Ginger Nuts of Horror
You’ve nothing to say, they’re breaking away, If you listen to fools, the Mob Rules
November 4, 1981, saw the release of Black Sabbath’s highly anticipated tenth studio album. Mob Rules was the second and last with Ronnie James Dio until he returned for the Dehumanizer album in 1992. The lineup included Tony Iommi, Geezer Butler, Ronnie James Dio and Vinny Appice who replaced Bill Ward after he suffered a heart attack. It was mixed by Martin Birch who had worked with Iron Maiden, Deep Purple and White Snake. Ronnie James Dio ended up being offered a contract for solo work after the success of the previous album, Heaven and Hell, which created a feeling of separation amidst the band. Entering the studio there was already a shift in the balance of power that made working together strained which some claimed was apparent in the final product. It was revealed years later that during the recording of the first Album with Dio, Heaven and Hell, Ronnie and Iommi had worked mostly separately on it so when they came back together to work on Mob Rules the relationships were pushed to the point of nearly snapping. A tour followed and in 1982, during the mixing of Live Evil, Ronnie James Dio and Vinny Appice parted ways with the rest of the incarnation of Black Sabbath.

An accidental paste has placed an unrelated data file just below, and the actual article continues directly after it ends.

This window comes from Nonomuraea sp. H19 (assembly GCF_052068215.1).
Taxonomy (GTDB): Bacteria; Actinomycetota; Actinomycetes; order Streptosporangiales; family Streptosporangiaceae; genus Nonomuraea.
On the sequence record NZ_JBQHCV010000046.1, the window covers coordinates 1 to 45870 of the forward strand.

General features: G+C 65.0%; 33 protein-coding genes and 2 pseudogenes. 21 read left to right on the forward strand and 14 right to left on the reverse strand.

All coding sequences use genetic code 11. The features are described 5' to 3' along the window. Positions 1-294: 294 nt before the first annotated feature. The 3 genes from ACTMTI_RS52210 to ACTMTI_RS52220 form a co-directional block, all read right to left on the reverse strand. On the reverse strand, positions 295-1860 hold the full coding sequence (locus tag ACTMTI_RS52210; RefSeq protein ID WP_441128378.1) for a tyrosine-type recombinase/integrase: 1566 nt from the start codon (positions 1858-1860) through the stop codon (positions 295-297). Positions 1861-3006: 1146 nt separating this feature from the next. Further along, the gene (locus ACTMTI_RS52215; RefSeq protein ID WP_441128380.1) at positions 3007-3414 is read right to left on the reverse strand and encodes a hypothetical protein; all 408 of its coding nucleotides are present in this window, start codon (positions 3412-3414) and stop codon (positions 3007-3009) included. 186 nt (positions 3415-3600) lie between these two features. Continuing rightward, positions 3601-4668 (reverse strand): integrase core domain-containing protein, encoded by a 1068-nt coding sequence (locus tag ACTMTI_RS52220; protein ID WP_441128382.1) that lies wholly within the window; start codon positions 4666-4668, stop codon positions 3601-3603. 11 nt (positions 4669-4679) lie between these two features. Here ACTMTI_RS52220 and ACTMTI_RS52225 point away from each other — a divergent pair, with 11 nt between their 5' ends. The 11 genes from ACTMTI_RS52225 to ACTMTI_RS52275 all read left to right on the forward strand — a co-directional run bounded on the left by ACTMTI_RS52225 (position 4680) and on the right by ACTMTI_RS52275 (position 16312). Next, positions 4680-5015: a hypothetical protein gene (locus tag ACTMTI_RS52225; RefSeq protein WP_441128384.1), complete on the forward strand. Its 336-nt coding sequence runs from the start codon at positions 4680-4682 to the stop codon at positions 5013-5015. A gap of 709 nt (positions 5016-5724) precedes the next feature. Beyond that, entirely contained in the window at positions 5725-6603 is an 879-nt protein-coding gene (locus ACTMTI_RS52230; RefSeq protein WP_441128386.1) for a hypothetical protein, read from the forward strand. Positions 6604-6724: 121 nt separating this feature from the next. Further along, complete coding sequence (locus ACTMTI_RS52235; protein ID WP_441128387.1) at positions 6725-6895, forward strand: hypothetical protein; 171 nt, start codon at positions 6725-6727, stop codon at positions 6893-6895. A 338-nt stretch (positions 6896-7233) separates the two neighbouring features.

Mob Rules, was admittedly an awkward album to record for the band, who were all struggling with personal conflicts, and was met with mixed reviews but spawned some real gems that are truly unforgettable, like the title track Mob Rules, which was recorded for the soundtrack to the cult classic movie, Heavy Metal. There was also Voodoo, Turn up the Night and the classic The sign of the southern cross. In 2010 a deluxe edition was released with a bonus limited edition CD of Live at Hammersmith Odeon which included recordings of classics like Children of the Sea, Neon Knights and Paranoid. The cover art was a Greg Hildebrandt piece that some fans complained had a secret message to the former front man, Ozzy Osbourne, which spelled out “Kill Ozzy”. The band says it was complete bullshit and just the mind of rabid fans trying to stir up more conflict.
Though when it was released, it wasn’t met with the enthusiasm the band hoped, it has become an essential album for many metal heads. It was created by some of the founding fathers of the genre and did produce a great track listing. After decades the music still holds true. There is still a heaviness many only aspire to and the strong hypnotic voice of Dio leading the listener onto a path of dark horizons, an image only he could paint in your mind. Timeless lyrics that cryptically follow each generation through their woes, like a band of bards foretelling the bleak futures of all to come.
Break the circle and stop the movement, the wheel is thrown to the ground.
Just remember it might start rolling and take you right back around.
You’re all fools!
The Mob Rules!